Over recent years, communication between the US and Chinese militaries has been meagre to nonexistent. Aquilino did speak to Chinese officials at a meeting in Fiji in 2023. There was also a low-level meeting in early April when Chinese military representatives travelled to Hawaii to meet counterparts from INDOPACOM for what is known as the Military Maritime Consultative Agreement working group, a technical discussion group on operational safety. A second such meeting in China is now likely. But there has been little high-level communication—and none whatsoever between the most important US and Chinese military commanders in the region.

Over recent years, communication between the US and Chinese militaries has been meagre to nonexistent.

A new military channel would be significant in the bigger picture, too, as part of a wider range of improved communication between Beijing and Washington. The most important channel is still between Biden and Xi. In March, the two held a two-hour video call, which followed up on their cordial in-person meeting in California.

These top-level meetings, in turn, have created space for other cabinet-level channels. The most important is between US National Security Advisor Jake Sullivan and Chinese Foreign Minister Wang Yi. But there are others, too, for instance, involving the country's respective treasury and commerce departments.

There are, of course, good reasons to be sceptical of what a new military-to-military channel can achieve. So-called hotlines between militaries sound good on paper but often fail to deliver much in practice.

Take just one recent example: In 2023, Marcos and Xi agreed to set up just such a hotline to manage tensions in the South China Sea. If such a thing even exists, neither side has used it so far. In March, shortly after another maritime escalation by China, Marcos was asked in an interview if some kind of personal line with Xi had been set up. "Not yet, I'm afraid," he said.

There are deeper structural challenges to overcome. The US military is relatively decentralised, giving commanders like Paparo authority to make decisions. The Chinese military is much more centralised, and important decisions are taken in Beijing. Communications between the two sides, therefore, often end up at cross purposes.

Put simply, the United States wants to use bilateral forums to discuss and resolve substantive issues. China often views them more as a mechanism to complain about US behaviour. A senior retired Chinese military officer spoke with me during a recent trip to China. "The Americans can have their meeting and make their points," the official explained while asking not to give their name. "But our system is not like their system. All our guy can say is: 'Thank you. I will convey your concerns to Beijing.'"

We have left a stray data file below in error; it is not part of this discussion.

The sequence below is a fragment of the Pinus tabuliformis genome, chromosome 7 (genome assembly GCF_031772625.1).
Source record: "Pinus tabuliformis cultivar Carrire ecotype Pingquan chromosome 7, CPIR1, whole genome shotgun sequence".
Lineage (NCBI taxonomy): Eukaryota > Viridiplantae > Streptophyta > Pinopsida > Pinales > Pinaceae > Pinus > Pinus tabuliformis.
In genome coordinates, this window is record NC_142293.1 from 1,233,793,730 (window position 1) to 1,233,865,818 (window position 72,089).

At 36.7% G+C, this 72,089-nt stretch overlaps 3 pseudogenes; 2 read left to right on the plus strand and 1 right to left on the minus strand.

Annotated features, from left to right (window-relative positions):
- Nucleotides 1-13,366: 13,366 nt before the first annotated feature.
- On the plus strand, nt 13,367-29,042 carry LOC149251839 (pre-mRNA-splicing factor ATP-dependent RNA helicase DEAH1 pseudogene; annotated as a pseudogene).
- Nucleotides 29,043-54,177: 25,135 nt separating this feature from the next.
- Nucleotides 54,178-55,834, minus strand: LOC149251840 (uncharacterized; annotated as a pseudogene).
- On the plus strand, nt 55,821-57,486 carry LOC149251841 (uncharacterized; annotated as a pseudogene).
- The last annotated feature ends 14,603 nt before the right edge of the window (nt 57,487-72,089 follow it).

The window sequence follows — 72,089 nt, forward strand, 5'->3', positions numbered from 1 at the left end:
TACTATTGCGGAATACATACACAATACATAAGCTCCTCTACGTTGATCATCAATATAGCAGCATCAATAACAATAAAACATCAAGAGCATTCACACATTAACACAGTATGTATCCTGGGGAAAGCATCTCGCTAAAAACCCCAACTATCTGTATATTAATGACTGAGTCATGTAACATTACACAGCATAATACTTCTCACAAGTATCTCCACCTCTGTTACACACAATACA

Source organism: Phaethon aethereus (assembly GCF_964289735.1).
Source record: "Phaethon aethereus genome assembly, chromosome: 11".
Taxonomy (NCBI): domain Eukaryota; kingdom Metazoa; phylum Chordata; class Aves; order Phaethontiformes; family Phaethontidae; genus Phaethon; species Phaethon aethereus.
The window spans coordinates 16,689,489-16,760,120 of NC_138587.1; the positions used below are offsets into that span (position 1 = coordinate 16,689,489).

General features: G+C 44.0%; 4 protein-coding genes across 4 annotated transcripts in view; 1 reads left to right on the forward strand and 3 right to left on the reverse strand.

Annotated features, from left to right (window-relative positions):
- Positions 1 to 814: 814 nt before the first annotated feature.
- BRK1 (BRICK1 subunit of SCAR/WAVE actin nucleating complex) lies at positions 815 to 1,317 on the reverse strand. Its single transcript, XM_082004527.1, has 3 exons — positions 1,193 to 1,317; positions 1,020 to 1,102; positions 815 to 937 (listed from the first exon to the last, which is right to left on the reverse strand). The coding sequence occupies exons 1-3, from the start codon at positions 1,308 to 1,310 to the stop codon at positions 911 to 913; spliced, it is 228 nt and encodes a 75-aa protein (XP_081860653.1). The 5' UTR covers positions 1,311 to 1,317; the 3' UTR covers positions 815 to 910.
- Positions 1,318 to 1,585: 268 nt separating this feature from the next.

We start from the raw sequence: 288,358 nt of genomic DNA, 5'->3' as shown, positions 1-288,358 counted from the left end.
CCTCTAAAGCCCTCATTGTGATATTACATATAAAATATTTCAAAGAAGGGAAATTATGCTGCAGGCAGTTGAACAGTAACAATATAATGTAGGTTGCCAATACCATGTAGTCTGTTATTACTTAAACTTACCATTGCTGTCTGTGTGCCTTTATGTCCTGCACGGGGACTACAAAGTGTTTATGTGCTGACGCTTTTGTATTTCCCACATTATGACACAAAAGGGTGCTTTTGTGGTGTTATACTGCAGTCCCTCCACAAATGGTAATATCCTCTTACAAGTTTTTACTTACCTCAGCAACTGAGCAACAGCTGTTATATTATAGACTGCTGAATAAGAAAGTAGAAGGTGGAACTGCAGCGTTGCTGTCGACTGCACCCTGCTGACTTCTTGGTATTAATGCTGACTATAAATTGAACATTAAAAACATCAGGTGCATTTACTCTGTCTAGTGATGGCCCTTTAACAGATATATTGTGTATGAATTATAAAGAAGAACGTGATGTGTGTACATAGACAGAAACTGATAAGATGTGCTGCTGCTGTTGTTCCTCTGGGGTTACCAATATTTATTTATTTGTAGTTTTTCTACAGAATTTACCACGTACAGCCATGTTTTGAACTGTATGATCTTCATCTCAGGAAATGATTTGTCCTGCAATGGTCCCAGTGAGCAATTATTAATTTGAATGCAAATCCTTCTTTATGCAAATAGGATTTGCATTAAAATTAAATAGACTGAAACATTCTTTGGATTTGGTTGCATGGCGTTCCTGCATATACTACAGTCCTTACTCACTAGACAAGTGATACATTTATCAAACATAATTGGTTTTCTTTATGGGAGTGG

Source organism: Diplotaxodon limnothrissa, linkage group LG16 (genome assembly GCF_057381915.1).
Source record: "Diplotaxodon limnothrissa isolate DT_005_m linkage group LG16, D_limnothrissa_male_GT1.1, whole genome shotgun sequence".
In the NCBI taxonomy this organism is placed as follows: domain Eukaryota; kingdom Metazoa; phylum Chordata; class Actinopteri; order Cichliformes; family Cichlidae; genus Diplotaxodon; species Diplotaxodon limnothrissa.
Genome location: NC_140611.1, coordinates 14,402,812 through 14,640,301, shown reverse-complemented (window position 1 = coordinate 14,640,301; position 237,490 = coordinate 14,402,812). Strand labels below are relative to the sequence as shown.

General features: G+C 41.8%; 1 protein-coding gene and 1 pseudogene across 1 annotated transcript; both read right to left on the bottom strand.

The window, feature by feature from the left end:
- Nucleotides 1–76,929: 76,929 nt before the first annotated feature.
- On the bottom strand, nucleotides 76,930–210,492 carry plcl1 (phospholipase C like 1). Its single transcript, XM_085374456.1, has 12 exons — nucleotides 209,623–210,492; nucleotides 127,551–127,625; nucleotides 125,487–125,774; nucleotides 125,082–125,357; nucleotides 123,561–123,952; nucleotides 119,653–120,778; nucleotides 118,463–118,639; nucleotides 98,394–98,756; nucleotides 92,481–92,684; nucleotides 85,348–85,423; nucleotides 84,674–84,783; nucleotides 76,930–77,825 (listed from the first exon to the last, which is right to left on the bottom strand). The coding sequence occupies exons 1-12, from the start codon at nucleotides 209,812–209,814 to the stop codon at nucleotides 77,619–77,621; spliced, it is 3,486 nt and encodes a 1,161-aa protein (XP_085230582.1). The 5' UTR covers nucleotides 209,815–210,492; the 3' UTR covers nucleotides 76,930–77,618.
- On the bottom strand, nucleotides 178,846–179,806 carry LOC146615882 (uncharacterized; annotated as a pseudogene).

Speaker of the U.S. House Of Representatives Nancy Pelosi (D-CA) poses for photographs with Taiwan's President Tsai Ing-wen at the president's office on August 03, 2022, in Taipei, Taiwan.

There is then the added problem that China often theatrically cancels such channels to signal diplomatic displeasure, as it did after US House Speaker Nancy Pelosi's visit to Taiwan in 2022. Viewed cynically, it is conceivable that China might even have an interest in setting up a military channel precisely because threatening to cancel provides Beijing with leverage when it is unhappy with Washington.

What's more, the perverse reality is that emergency hotlines between the two superpowers are least likely to function when they are most needed—during an actual crisis—precisely because of China's tendency to shut them down when relations deteriorate.

All that said, it is important not to be too pessimistic. Yes, diplomacy and dialogue are no panaceas, and any new military channel would face significant issues. But the lesson of last year is that they can help stabilise relations, too.

At the very least, a functioning military channel should help to avoid mistakes and misunderstandings, given that the US and Chinese militaries work with imperfect information. "It will let us say: 'This is what we are seeing. This is how this is looking to us,'" a senior officer at INDOPACOM explained to me on the condition of anonymity earlier this month. "And then we can ask: 'Is that really the message you want to send to us?'"

At last year's Shangri La Dialogue, Austin implicitly criticised China for refusing to participate in direct talks. "For responsible defence leaders, the right time to talk is anytime," he said. "And the right time to talk is now."

It looks like Austin will get his wish, as China seems ready to talk once again. One should not be naïve about what such dialogue will achieve. The long-term outlook for US-China ties remains bleak. But as the world's two most powerful militaries rub up against one another ever more closely, some communication is definitely better than none at all.